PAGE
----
Were it not for Nixon’s superb performance playing a prickly, brittle personality who is becoming just a little crazier by the year, but who dies of Bright’s Disease before she can get to mad-woman-in-the-attic status, there wouldn’t be much to see in A Quiet Passion. Neruda is not García Bernal’s best work and there is not enough focus on Gnecco’s Neruda, period. But I could watch a nine-hour version of Driver guiding his bus, going to the local tavern, straightening his mailbox, sleeping beside Laura, penning patient little poems one word at a time. Oddly enough, the fate of Driver’s poems is more of an issue in the Jarmusch film than Dickinson’s in Passion. But then, for Jarmusch, they’re real poems. And that makes all the difference. 


In each case, the film’s tension is at least in part between a figure and this other thing they are involved with beyond any relationship, as if poetry were a code for any kind of interest in a serious pursuit outside of the conjugal bed. Paterson could be making whirligigs for all it matters: his interest in the poem doesn’t compete with his love for Laura any more than her painting the shower curtains competes with hers. Neruda as played by Luis Gnecco is self-important, but also an inspiration to the resistance. His partner’s self-abnegation is an effect of a cruelty he’s not even conscious of. But tellingly this is not a film about the poet and his partner so much as it is about the cop’s unrequited desire for his suspect. Dickinson on the other hand makes a point, repeatedly, of turning away from relationships, to the point that she stops seeing outsiders at all. You wouldn’t know from this film that two-thirds of her poetry was written before she was thirty-six, and that her final two decades were much less about her writing than the decades before.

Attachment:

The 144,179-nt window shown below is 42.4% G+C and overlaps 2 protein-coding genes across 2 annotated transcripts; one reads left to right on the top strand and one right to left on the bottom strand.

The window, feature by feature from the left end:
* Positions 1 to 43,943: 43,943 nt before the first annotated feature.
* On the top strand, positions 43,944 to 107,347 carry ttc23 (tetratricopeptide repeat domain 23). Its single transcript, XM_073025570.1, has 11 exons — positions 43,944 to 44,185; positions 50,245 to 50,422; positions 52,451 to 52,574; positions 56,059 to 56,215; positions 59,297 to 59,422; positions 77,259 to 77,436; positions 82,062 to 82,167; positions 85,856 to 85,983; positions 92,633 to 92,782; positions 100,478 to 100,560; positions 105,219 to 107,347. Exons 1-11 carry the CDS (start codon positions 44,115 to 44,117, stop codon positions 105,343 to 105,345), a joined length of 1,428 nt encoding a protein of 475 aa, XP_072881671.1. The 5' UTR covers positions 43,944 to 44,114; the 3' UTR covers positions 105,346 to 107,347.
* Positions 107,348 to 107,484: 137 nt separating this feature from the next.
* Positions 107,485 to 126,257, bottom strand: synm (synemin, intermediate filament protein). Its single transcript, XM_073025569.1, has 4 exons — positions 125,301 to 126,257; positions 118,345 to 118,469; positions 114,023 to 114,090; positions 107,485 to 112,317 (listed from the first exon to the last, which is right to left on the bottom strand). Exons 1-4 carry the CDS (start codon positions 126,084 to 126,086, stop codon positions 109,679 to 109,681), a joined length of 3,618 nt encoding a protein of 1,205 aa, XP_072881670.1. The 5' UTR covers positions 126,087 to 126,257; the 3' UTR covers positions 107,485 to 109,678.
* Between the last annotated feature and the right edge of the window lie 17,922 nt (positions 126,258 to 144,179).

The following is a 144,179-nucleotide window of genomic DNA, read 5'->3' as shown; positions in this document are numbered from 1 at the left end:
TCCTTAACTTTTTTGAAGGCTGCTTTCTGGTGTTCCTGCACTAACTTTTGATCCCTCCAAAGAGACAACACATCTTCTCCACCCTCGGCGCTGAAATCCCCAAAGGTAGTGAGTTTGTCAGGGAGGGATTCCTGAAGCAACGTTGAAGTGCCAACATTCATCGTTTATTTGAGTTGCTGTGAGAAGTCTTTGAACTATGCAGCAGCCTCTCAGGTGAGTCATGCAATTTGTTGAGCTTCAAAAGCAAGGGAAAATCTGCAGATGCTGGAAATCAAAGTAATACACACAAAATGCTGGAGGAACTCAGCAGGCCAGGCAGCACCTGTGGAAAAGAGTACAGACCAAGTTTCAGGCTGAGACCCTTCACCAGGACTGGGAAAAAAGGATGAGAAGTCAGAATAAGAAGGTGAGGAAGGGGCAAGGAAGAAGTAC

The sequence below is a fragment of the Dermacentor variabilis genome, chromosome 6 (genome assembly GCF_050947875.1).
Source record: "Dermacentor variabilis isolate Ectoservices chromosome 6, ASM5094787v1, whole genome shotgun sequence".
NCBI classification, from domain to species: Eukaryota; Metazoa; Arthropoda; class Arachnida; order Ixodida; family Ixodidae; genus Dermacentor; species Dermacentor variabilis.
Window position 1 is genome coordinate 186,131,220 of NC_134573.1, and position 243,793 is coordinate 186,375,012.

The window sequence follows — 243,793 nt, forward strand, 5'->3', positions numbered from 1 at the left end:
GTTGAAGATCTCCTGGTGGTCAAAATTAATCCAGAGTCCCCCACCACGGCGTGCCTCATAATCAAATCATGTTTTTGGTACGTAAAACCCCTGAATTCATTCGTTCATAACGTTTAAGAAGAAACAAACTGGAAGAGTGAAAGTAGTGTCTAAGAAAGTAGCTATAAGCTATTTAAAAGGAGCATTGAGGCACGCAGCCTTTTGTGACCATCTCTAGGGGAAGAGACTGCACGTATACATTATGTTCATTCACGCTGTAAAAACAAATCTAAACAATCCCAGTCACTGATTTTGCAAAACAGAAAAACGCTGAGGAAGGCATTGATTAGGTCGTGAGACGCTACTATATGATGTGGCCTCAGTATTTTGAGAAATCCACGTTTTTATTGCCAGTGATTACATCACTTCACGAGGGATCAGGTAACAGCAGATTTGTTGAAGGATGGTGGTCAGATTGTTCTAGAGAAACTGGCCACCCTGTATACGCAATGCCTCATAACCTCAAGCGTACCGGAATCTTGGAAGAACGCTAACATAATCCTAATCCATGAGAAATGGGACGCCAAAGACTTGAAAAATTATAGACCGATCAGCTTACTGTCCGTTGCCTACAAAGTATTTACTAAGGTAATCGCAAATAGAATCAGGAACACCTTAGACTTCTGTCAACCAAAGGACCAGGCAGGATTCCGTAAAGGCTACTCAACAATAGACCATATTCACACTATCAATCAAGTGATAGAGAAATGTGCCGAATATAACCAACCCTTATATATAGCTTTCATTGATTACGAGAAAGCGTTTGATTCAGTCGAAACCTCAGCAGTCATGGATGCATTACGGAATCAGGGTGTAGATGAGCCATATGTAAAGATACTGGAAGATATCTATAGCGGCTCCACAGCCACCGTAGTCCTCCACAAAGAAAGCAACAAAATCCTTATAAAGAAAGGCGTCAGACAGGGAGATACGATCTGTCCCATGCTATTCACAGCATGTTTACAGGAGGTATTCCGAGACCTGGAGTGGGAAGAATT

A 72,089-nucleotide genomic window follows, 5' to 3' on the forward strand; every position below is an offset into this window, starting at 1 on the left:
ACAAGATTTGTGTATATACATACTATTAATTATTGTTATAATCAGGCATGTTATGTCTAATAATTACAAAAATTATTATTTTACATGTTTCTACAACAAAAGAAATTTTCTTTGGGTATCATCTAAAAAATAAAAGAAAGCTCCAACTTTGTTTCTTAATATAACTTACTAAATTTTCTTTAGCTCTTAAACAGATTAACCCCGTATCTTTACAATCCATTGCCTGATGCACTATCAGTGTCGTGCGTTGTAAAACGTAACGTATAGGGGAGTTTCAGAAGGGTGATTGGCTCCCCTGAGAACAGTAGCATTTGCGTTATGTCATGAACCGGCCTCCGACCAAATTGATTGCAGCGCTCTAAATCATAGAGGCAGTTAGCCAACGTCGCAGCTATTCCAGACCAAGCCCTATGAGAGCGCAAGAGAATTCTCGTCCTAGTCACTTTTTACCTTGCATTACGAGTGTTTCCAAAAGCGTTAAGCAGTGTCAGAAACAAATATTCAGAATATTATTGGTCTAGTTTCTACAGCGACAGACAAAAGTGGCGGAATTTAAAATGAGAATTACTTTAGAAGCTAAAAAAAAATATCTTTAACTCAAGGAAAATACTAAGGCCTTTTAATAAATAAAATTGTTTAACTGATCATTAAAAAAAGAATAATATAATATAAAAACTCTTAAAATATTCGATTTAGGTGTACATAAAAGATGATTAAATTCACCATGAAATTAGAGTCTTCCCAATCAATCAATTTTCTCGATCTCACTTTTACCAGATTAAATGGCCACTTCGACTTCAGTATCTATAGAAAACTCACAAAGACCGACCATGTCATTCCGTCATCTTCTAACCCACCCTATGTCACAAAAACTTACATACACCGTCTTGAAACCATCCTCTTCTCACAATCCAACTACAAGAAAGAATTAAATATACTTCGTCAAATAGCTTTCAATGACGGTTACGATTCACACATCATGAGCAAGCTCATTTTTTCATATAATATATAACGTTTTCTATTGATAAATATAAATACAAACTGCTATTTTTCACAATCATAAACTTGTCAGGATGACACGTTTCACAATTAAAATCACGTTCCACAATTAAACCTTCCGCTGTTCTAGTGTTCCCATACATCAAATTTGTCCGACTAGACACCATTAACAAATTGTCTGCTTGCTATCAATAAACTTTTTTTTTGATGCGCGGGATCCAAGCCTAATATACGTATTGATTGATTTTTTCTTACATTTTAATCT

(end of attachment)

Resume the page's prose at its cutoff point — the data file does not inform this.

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Thursday, March 23, 2017

 


Joanne in the Himalayas 1962, photo by Allen Ginsberg

e-mail to Linda Russo from Ron Silliman

From:      rsillima@ix.netcom.com
Date sent:     Tue, 28 Apr 1998 05:00:30 -0500 (CDT)
To:     lvrusso@acsu.buffalo.edu
Subject:      Re: Silliman on Kyger

On 04/27/98 20:10:48 you wrote:
>
>Dear Ron Silliman --
>
>you maybe recognize as a sometime poetix listperson --
>
>i've been only skimming posts lately (busy) but I was wondering if you
>could say more abt. Joanne Kyger being the most influencial progressive
>woman poet of the 60s - 70s. She's been important to me & it does seem,
>considering the scope of her work, that she *should* be important, but
>doesn't seem so considered. So i wonder if you'd be willing to tell me a
>thing or two, or maybe point me to something you've published re kyger.
>
>thanks --
>
>Linda Russo



Dear Linda,